– Explanation of types of diets available
– List of activities for residents
– Security policy
– Disaster and emergency preparedness plan
– Policy on family members’ participation at the residence

Someone who needs full-time nursing care may not be admitted into assisted living in Massachusetts, unless the care is provided by someone certified to work within the residence.

It is possible to find a memory care home on short notice, but this is not a good idea. The sooner you begin searching, the more input your loved one can provide and the more likely you are to find a perfect fit.

 

Facility / Residence

Massachusetts regulations do not require bedrooms to be a certain number of square feet. Regulations do state that single- or double-occupancy rooms must have lockable entry doors and either a kitchenette or access to an area for cooking. Two is the maximum number of people allowed in a bedroom unit. Every living unit or bedroom must have its own toilet, sink, and bathtub or shower.

Memory care units must provide a secure outdoor area, where residents can walk safely. Regulations do not specify other rules about how the facilities should be physically designed. Looking for design features that are dementia-friendly when touring a potential home for your loved one is important to keep in mind. These would include easily navigated spaces, hallways that run circular so people with dementia avoid dead ends, and softer paint colors.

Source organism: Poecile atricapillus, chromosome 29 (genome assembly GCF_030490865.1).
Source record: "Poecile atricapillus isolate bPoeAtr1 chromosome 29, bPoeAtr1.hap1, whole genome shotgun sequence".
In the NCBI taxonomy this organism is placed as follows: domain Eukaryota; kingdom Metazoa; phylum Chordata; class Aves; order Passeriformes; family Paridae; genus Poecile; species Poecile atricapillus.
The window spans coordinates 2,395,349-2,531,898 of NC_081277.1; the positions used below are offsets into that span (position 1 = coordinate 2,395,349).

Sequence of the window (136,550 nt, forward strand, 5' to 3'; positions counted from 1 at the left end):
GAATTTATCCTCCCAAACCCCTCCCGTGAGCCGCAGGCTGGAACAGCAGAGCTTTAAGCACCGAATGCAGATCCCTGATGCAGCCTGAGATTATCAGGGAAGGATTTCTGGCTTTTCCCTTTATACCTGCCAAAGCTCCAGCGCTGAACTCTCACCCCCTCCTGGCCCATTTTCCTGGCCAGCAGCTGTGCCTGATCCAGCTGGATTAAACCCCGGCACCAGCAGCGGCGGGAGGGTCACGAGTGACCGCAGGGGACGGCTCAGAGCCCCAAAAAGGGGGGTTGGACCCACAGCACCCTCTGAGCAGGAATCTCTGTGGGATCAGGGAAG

Staff & Training

There are no required staff-to-resident ratios in Massachusetts. Residences must be sufficiently staffed at all times, with at least two employees awake throughout the night. No one convicted of a felony related to theft or selling controlled substances may be employed at an assisted living facility in Massachusetts. Administrators must be at least 21 years old, with relevant experience. Five hours of training are required for managers, not including training related to assisting someone with dementia.